He ate the first taco pretty fast; I guess he was hungry. He opened the second taco and said, "This isn't good for me, is it?" before he ate it. He took the meat out of the third taco, and said, "Beef, yuck," and ate the corn shell and lettuce.
I felt so guilty. I cannot tell you how guilty I felt. I've been trying to get him interested following the Type A Diet. I prepare type A lunches for him to take to work, and I try to make the new Type A foods I serve at dinner appetizing. Then not only do I serve him a major avoid for dinner, but he recognizes it and calls it to my attention.
After the meeting he was driving home and took an exit that wasn't for our house. I asked where we were going, and as he pulled into Dairy Queen he said, "I have a craving for a freeze."
Well that ended my guilt! But it is interesting to me that he is recognizing what is good for him, and he expects me to feed him beneficials. However he's not ready to take personal responsibility for his eating yet.
Sometimes experiences that test and aggravate us at the time later turn out to benefit and encourage others. (2 Corinthians 1:4). I had an experience with the pill that might help Jennifer and other young women who are deciding about this issue.
When my husband and I married, my doctor automatically put me on the pill. I don't recall that the doctor even talked about any other birth control method. I remember him saying that unless I wanted to have a baby, I could stay on the pill until I was in my 40s. I had a vague feeling that I didn't like how the pill made me feel, but everyone else I knew was using the pill, so I took it.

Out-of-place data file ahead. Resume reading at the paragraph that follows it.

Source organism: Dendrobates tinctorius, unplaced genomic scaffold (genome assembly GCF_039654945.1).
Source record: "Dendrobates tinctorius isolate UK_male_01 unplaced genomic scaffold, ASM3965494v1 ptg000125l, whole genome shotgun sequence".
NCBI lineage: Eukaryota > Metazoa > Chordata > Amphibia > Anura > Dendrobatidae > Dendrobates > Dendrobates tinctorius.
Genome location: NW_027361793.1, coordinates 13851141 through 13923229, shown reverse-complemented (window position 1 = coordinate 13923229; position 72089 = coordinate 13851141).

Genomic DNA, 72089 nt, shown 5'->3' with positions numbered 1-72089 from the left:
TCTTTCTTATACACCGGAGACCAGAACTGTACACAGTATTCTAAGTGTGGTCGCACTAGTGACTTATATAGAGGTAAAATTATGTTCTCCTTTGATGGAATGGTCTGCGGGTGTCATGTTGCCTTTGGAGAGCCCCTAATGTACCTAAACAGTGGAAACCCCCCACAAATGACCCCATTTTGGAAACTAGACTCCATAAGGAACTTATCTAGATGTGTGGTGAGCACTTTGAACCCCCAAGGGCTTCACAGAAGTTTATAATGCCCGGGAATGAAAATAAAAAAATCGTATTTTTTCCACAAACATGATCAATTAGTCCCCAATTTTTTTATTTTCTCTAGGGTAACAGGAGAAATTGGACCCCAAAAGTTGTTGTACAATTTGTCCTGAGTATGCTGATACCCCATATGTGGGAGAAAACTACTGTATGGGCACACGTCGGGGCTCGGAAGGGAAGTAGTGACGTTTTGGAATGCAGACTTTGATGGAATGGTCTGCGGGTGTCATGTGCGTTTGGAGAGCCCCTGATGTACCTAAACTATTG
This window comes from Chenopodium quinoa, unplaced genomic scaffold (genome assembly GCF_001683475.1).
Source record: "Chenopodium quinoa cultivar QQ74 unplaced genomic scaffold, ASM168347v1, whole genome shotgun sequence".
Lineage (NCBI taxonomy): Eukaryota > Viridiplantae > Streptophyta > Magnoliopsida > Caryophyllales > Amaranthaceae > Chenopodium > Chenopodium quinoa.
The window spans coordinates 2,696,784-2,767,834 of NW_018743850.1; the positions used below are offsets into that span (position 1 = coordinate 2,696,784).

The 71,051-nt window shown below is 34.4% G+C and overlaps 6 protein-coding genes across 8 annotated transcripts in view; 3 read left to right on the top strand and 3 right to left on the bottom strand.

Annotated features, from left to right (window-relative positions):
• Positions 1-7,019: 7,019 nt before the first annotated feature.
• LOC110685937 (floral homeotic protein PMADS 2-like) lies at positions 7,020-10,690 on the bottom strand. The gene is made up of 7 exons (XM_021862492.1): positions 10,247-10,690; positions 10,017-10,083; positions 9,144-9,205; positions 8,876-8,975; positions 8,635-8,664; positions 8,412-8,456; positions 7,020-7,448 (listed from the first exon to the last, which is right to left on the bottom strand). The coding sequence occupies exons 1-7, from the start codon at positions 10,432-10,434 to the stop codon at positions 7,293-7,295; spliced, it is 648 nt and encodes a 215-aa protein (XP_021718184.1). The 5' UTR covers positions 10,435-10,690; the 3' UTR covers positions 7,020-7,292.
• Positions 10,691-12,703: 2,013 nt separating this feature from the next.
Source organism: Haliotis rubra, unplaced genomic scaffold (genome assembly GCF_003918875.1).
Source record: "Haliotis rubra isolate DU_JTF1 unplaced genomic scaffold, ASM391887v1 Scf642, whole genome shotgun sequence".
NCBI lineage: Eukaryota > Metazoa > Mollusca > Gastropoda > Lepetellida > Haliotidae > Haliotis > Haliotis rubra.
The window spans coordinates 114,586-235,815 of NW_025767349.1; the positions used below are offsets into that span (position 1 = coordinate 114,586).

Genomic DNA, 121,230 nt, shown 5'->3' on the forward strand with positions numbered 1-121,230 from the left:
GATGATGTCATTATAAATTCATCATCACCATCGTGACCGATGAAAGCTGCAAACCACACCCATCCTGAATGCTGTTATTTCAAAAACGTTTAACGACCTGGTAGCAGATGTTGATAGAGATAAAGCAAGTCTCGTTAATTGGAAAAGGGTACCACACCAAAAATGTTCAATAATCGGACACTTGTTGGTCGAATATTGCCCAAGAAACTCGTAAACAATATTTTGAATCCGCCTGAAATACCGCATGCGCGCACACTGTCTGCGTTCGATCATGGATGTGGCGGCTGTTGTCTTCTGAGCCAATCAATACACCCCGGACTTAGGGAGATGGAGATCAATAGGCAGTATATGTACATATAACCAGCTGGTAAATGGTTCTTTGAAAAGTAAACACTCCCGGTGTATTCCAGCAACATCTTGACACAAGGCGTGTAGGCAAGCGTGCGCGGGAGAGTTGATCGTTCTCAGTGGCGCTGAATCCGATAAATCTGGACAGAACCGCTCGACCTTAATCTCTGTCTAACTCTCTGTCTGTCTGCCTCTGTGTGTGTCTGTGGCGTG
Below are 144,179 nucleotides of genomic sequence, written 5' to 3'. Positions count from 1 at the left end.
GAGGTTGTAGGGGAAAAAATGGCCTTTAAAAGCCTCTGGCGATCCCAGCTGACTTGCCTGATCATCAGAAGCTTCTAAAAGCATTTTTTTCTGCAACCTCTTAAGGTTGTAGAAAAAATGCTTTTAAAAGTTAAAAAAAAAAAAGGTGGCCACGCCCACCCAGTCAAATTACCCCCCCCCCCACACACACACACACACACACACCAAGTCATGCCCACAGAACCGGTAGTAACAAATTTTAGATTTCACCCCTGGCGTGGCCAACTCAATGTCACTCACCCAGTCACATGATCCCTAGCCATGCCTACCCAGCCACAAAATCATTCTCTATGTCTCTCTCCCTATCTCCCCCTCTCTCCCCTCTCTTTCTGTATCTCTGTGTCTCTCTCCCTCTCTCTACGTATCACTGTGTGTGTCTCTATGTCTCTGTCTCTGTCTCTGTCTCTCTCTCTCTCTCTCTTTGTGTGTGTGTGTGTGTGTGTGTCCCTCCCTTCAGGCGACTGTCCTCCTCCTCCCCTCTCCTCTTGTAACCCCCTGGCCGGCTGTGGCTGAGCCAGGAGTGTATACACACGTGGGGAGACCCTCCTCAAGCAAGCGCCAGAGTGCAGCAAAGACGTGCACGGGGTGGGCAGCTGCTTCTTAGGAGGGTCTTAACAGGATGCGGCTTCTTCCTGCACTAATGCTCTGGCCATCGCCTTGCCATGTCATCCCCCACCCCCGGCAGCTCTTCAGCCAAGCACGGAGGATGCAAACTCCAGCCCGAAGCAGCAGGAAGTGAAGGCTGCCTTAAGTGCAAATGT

One evening when we had been married about a year we invited another couple over for dinner. My friend and I were in the kitchen putting the finishing touches on dinner, when she began complaining about her gynecologist. She said that he didn't completely trust the pill and that he made all his patients get off once a year. I told her about my gynecologist who wouldn't talk to me about anything but the pill. We laughed and said we should switch doctors, but before she left my house that night, I got her doctor's name.
I made an appointment with him, and he said that while he believed the pill was safe for most women, he wanted his patients once a year to get off and have one normal menstrual cycle. Then they could go back to the pill. He had information about lots of other birth control methods and the percentages of effectiveness for each one.
My husband, being an engineer, recognized the statistical principal that combining two methods would increase the effectiveness to equal the pill. So I stopped the pill; just for a few weeks, we thought.
It was a full year before I had a period. It was two years before my cycle was back to normal. Some women, like me, over react to the pill, but there is no way to know ahead of time who will do fine and who will have problems.
Now that I have two children I ask myself, "What if I had stayed on the pill for years until we were ready for a baby? How long then would it have taken for my cycle to return to normal? Could I ever have gotten pregnant?"